A couple weeks ago, I got an email from a woman who had recently left her stable, rooted life behind and taken off around the U.S., working remotely along the way. After a few months of travel, she had a question:
What about love and dating?
Because, really, she eventually wanted to fall in love and maybe even settle down and have a family. And she wanted to know if her newfound life of travel was at odds with that desire.
I mean, how can you meet anyone while you’re always moving?
It’s a tough question to answer, really. Because love is unpredictable. Certainly, I know plenty of people who met their partner while staying put…but, of course, most people do stay put, so that’s not surprising. What’s more surprising (and sweet) is that I know a number of people who met their partners in less conventional settings.
Like Annette, who met her partner in Africa and who now travels the world with him.
Or Ali, who married a man she met on Twitter and moved to Germany to be with him.
Or Emily, who moved to Chicago for a year, met the love of her life, and then took him along with her to California, Colorado, and then Arizona.
Or Warren and Betsy, who may have met each other while standing still, but who now travel the world together.
And that’s the thing. Travel and love aren’t mutually exclusive things. In fact, living an unconventional, untethered life might just make it possible to find love somewhere you never would have expected.
After all, what is full-time travel except freedom? If you’re in charge of your schedule and your home base, why not stay an extra month and see if that handsome surfer has long-term potential? Or invite that sassy world-traveler you met in the hostel to come along with you to Venice? Or go visit that witty pen pal who wants to show you her city?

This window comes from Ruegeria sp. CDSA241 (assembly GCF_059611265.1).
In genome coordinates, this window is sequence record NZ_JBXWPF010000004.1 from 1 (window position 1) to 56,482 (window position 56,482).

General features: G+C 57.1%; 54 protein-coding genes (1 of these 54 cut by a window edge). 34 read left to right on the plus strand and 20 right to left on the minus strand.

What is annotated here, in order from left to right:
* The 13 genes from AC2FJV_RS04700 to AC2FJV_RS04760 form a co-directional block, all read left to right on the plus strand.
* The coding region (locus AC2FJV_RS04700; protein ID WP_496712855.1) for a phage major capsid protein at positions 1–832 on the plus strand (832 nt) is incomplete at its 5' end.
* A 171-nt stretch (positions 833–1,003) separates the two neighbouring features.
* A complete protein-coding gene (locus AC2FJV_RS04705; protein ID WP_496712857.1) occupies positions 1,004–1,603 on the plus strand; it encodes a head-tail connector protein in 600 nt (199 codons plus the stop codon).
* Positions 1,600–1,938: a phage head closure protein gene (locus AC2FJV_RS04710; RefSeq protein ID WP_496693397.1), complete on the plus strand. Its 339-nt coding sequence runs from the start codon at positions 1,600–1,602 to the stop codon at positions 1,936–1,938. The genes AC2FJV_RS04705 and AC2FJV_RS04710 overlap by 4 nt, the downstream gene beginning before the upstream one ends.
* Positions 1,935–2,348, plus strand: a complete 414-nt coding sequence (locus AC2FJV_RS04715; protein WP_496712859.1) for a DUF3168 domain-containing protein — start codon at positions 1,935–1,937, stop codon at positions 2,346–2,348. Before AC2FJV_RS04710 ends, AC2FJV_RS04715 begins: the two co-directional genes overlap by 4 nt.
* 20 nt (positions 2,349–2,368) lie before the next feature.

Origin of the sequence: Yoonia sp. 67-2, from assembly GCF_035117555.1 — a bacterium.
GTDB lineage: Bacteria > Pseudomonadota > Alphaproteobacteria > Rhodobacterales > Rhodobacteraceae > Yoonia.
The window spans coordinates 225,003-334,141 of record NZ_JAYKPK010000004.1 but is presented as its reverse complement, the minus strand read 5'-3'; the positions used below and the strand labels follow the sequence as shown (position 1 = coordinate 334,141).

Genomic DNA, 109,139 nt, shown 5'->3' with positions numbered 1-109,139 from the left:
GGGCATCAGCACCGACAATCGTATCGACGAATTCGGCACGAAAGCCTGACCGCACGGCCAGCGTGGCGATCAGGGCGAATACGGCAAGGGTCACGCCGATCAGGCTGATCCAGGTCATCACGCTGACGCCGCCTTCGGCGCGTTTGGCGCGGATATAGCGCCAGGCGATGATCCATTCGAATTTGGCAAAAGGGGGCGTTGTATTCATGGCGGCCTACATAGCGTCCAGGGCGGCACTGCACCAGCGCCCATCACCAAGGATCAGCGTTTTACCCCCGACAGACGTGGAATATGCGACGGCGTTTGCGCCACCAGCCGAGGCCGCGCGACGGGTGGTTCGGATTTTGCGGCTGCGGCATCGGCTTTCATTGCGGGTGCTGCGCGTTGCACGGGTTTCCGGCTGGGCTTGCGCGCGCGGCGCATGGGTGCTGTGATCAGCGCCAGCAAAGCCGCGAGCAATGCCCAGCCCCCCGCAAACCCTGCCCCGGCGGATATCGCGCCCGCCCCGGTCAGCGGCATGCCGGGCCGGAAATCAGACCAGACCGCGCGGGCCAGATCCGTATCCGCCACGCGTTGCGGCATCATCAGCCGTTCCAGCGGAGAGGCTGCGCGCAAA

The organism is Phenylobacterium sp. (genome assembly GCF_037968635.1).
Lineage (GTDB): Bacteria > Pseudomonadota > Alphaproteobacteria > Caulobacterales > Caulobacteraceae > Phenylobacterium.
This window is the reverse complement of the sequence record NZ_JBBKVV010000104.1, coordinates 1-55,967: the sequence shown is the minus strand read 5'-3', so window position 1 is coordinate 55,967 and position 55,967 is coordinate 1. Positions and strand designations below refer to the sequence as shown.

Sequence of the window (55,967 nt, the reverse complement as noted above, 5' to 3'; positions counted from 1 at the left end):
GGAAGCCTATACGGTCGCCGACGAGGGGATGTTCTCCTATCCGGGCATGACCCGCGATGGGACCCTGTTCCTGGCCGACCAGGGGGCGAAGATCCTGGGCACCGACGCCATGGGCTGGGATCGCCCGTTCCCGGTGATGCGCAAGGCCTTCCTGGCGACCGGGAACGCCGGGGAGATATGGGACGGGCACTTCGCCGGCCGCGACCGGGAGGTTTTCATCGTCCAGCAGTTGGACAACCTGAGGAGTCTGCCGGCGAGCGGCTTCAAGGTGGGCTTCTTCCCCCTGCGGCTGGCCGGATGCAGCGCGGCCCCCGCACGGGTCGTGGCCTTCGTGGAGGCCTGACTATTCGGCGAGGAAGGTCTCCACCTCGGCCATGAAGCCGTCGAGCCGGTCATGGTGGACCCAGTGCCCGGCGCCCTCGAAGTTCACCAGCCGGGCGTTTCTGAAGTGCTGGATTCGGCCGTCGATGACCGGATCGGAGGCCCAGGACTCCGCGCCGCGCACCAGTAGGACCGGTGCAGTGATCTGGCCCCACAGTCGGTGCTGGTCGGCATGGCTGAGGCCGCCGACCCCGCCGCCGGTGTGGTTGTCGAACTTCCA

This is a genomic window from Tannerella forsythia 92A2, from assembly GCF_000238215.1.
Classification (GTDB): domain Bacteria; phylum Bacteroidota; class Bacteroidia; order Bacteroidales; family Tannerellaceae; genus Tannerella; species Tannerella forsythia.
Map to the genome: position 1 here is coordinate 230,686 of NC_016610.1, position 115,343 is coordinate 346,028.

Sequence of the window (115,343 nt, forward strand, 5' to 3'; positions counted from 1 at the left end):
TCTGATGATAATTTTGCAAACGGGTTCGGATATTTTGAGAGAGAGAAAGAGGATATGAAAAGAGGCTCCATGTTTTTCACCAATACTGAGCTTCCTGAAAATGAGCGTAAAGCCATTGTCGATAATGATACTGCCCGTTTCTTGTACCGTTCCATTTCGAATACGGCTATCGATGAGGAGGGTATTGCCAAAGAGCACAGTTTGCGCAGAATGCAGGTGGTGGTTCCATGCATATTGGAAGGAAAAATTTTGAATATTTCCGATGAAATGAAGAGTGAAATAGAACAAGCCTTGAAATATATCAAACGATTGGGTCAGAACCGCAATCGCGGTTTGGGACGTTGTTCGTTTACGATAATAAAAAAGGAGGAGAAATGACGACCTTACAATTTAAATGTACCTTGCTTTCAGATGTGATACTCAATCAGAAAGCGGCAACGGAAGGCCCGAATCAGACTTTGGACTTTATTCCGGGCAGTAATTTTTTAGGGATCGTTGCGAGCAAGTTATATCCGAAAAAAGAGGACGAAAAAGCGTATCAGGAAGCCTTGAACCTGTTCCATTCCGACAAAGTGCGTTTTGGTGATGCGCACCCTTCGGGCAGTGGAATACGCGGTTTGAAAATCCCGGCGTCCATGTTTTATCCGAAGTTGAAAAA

Taking the risk of full-time travel, of living an unrooted life, might just make you more capable of taking a risk on an unconventional person.
But I bet you are reading this because you want to know some of my own stories, right?
The truth is that I’ve met more men on the road than I did living full-time in Denver. Working crazy hours at my job and going out over and over with the same friends makes it really hard to meet new people. And so most of the people I met in Denver, I met online.
Now I am always putting myself out there. I’m always making new friends and meeting new people. I’m always introducing myself to people on the train and in the pubs and just sitting at the top of hiking trails.
And now I have made a home base in a place that attracts scores of travelers and adventurers from all over the world.
So I meet people all the time and in a variety of contexts. I have sweet, platonic first dates that never go any further, but that I still smile about. I have week-long romances and mountaintop kisses. Sometimes, I get my heart broken. And many, many times, I flirt and I laugh and the person moves on or I move on, with just a conversation or two to remember.
And so the answer, like any answer about love and relationships, is complicated. You can meet someone standing still. You can meet someone in motion. Or perhaps you won’t meet anyone for a while, because love is unpredictable and sometimes unfair.
Which is why, back in September, I stood on top of a Swiss Alp after a 7,000-foot altitude climb and I asked myself a few simple questions:
If you knew you would always be alone, what would you want for your life?
If you took relationships off the table, would that change how you lived?
The idea behind those questions was this: if there was anything I was putting on hold, anything I was holding back, I wanted to stop. I didn’t want to spend my life waiting for something else.
That’s when I decided to move to Switzerland. Simply because I want to be here, man or no man. Flings or no flings. Relationships or none at all.
Whatever happens, I want to be here, surrounded by mountains, writing, laughing, and hiking.
And that’s what really matters.